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Boxing Bouts

Speaking of Llew. Edwards' training before he ioiight McCoy, a Queensland writer said that it was a real education to see the Welshman in the ring,

his back moving and judge of distance was quite a revelation to those who bad not previously seen him in action.

Tlie-y do things big iv .Dollar Land. Mat liinkcl, who is staging tho MonisFulton ii:4bt, has fixed accommodation for 8,1)00, and expects to got it.

Prior to Herb. McCoy being ouied on Sei>tenilier 1 by Llew. Edwards, lie had taken part iv 14 contests in llrisbaue and' won them all, half being accomplished, by k.o. way.

"Orion" of "Brisbane Daily Standard," supplies the following measurements of the two great lighters, Kuwards and McCoy: Height, Edwards oft. til-ill., McCoy oft. 4in.; reach, Edwards 73.5 in.,' McCoy C4in.; neck, Ed.wards loiin., McCoy IGJ ; chest, Edwards .'l7]in., McCoy 37Jin., chest expanded, Edwards -19!) iii., McCoy •iOiin.j waist, Edwards .'iOiii., McCoy .'jQjin., hips, Edwards 37in., McCoy tfTiin.; thigh, Edwards 22iin., McCoy 21' in.; calf, Edwards 14in., McCoy 143 in.; ankle, Edwards 9iin., McCoy 10in.; upper arm, Edwards 12Jin., lajin.; forearm, Edwards J'iiin., McCoy I/Jin.; weight (.about), Edwards Ost. 71b., I\lcCoy Ost. 91b.

McCoy had all tho, best of the early portion of the opening round, with Edwards, as ho opened the- light with a. left on tho jaw and then tw.o jabs on the mouth, but after that Llew. did ,most of the landing, and it was all over in the third round, and many disappointed McC'oyitcs left the Brisbane Stadium.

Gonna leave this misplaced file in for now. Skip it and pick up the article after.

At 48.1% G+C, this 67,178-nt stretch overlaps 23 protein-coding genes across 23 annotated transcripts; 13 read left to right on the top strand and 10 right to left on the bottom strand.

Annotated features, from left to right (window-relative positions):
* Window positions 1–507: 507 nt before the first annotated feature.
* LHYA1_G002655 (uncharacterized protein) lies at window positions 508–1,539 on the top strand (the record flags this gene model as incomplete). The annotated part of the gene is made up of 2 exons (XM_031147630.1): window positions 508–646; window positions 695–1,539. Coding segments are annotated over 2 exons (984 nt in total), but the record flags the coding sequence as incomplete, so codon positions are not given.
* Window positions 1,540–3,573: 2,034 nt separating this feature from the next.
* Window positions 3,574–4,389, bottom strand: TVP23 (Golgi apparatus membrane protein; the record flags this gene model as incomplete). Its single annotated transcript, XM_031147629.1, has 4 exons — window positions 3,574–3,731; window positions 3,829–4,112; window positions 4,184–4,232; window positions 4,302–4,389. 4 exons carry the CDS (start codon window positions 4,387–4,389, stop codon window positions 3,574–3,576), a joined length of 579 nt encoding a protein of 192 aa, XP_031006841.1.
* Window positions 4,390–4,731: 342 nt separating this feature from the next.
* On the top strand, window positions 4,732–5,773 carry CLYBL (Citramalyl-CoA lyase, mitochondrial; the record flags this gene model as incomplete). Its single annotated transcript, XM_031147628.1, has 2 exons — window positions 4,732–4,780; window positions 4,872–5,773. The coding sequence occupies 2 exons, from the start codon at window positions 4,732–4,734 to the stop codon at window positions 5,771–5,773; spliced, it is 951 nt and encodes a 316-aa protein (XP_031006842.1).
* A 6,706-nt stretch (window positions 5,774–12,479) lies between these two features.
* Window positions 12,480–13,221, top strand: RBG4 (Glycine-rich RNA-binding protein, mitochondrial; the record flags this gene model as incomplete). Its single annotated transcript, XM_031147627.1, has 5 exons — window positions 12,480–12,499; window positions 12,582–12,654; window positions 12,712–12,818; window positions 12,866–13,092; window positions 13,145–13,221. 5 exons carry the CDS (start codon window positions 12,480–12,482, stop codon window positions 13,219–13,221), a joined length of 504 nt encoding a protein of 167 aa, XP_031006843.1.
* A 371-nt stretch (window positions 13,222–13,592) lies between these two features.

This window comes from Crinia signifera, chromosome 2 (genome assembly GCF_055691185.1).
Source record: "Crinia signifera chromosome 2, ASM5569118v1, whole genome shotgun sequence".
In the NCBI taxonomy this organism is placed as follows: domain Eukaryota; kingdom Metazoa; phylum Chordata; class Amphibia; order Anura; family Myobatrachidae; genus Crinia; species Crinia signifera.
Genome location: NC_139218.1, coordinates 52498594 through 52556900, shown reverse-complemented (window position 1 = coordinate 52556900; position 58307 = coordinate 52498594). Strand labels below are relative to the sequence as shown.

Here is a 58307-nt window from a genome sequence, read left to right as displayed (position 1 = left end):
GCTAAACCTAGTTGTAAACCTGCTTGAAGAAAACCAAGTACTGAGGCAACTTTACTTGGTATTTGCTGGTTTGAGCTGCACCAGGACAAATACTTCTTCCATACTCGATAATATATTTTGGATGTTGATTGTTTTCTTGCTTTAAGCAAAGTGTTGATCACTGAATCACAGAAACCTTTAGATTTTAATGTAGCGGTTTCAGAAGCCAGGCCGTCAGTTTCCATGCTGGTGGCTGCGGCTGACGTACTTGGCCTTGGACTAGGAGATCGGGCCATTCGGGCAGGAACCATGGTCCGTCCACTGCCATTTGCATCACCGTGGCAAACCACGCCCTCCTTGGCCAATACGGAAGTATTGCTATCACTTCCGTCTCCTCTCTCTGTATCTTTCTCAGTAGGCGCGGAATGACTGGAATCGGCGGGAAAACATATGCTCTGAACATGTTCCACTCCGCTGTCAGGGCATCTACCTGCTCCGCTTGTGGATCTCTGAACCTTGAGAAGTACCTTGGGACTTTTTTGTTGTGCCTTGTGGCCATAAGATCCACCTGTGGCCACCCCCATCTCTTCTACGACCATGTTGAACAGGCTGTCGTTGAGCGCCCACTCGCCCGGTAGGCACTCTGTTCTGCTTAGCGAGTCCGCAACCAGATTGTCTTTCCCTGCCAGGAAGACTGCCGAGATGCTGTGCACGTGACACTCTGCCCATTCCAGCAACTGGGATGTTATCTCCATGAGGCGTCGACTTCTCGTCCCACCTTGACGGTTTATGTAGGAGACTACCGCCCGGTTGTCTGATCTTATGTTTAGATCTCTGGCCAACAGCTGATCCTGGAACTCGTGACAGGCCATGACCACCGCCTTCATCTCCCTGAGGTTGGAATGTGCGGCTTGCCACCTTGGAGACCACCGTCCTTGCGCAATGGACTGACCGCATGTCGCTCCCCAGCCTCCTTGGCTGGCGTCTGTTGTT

Says the. "Australian Worker": "Harold Hurdwick, ex-champion swimmer and boxer, has enlisted. Ho w/.in X.S.W. and Australian swimming .championships over all distances, and also defeated such champions as Darby shire and Hatneld in England. In 1!U1 he won the ama lour boxing championship of the Empire by knocking out. Hazel, tho English amateur champion, in 1 mm. Jjsoe. Standing right out by himself in the amateur class, he was induced to enter the professional ranks, and though he went down to such men as Daicy, McGoorty, ana Jeff Smith, he defeated good men like Lcs O'Donnell, Mick King, Albert Fcolev, and others."

Charlie Hardcastle. had a hard time to defeat Louis Kuddick and retain tho feather weight championship of England at the Lom'ton Sporting CJub recently. Ruddick lost on a foul in the lCth round, at that lime thechampion being knocked down.

Harry Greb of Pittsburgh is rapidly fojging to tho front as a logical man to meet Mike Gibbons. His recent defeat of Jack Dillon and subsequent brilliant performances give huji an edge over any boxer now clamoring for a chance at Gibbons. Jeff $mith is still in the ring, but Greb ljas the call.—Pittsburgh Exchange/ ' '•

Says "Milwaukee Leader" of August 9: "Mike- Collins, manager of Fred. Fulton, contender for Jess Willard's crown, was. hero 10-day en route to Cleveland', 0., where Fulton is matched to fight Carl Mom's Ii rounds to a decision Labor Day. Fulton went on to New York, as he was obliged to be there i'or examination by the U.S.A. doctors. He will arrive at Cleveland about the same time Manager Collins gets there and iinish his training. It is expected that quite a few fans from Milwaukee, will attend tho battle. Manager Collins is confident that his contender will prove- his right f,or a match with Willard for the championship.